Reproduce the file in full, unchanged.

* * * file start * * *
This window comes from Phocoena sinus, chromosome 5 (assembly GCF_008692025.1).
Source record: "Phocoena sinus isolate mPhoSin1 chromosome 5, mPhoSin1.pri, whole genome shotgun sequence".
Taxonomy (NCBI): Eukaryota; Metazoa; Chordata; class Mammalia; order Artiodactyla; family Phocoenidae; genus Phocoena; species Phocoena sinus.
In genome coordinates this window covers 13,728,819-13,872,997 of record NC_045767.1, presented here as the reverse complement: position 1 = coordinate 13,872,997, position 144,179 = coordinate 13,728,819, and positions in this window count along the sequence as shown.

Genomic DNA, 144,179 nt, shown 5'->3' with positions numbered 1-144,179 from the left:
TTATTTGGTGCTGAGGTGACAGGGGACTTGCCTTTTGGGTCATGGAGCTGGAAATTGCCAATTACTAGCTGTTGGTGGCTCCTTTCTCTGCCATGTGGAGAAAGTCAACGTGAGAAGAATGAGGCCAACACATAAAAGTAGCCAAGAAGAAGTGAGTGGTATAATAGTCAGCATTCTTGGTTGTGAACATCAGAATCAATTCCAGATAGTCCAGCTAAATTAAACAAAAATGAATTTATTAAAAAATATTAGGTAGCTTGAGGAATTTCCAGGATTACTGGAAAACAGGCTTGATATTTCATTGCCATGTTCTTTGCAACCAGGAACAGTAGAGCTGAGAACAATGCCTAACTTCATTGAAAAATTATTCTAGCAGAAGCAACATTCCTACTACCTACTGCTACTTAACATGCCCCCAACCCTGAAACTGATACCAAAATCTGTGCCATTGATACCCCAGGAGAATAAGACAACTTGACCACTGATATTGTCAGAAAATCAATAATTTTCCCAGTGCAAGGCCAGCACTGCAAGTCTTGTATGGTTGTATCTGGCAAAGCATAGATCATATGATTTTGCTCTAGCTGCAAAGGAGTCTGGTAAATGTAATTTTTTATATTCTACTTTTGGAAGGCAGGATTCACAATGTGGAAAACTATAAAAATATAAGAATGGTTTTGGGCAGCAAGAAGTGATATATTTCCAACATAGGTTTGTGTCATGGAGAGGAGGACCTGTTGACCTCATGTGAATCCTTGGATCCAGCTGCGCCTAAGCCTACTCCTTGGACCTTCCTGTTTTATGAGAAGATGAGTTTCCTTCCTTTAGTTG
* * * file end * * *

This window comes from Phocoena sinus, chromosome 5 (assembly GCF_008692025.1).
Source record: "Phocoena sinus isolate mPhoSin1 chromosome 5, mPhoSin1.pri, whole genome shotgun sequence".
Taxonomy (NCBI): Eukaryota; Metazoa; Chordata; class Mammalia; order Artiodactyla; family Phocoenidae; genus Phocoena; species Phocoena sinus.
In genome coordinates this window covers 13,728,819-13,872,997 of record NC_045767.1, presented here as the reverse complement: position 1 = coordinate 13,872,997, position 144,179 = coordinate 13,728,819, and positions in this window count along the sequence as shown.

Genomic DNA, 144,179 nt, shown 5'->3' with positions numbered 1-144,179 from the left:
TTATTTGGTGCTGAGGTGACAGGGGACTTGCCTTTTGGGTCATGGAGCTGGAAATTGCCAATTACTAGCTGTTGGTGGCTCCTTTCTCTGCCATGTGGAGAAAGTCAACGTGAGAAGAATGAGGCCAACACATAAAAGTAGCCAAGAAGAAGTGAGTGGTATAATAGTCAGCATTCTTGGTTGTGAACATCAGAATCAATTCCAGATAGTCCAGCTAAATTAAACAAAAATGAATTTATTAAAAAATATTAGGTAGCTTGAGGAATTTCCAGGATTACTGGAAAACAGGCTTGATATTTCATTGCCATGTTCTTTGCAACCAGGAACAGTAGAGCTGAGAACAATGCCTAACTTCATTGAAAAATTATTCTAGCAGAAGCAACATTCCTACTACCTACTGCTACTTAACATGCCCCCAACCCTGAAACTGATACCAAAATCTGTGCCATTGATACCCCAGGAGAATAAGACAACTTGACCACTGATATTGTCAGAAAATCAATAATTTTCCCAGTGCAAGGCCAGCACTGCAAGTCTTGTATGGTTGTATCTGGCAAAGCATAGATCATATGATTTTGCTCTAGCTGCAAAGGAGTCTGGTAAATGTAATTTTTTATATTCTACTTTTGGAAGGCAGGATTCACAATGTGGAAAACTATAAAAATATAAGAATGGTTTTGGGCAGCAAGAAGTGATATATTTCCAACATAGGTTTGTGTCATGGAGAGGAGGACCTGTTGACCTCATGTGAATCCTTGGATCCAGCTGCGCCTAAGCCTACTCCTTGGACCTTCCTGTTTTATGAGAAGATGAGTTTCCTTCCTTTAGTTG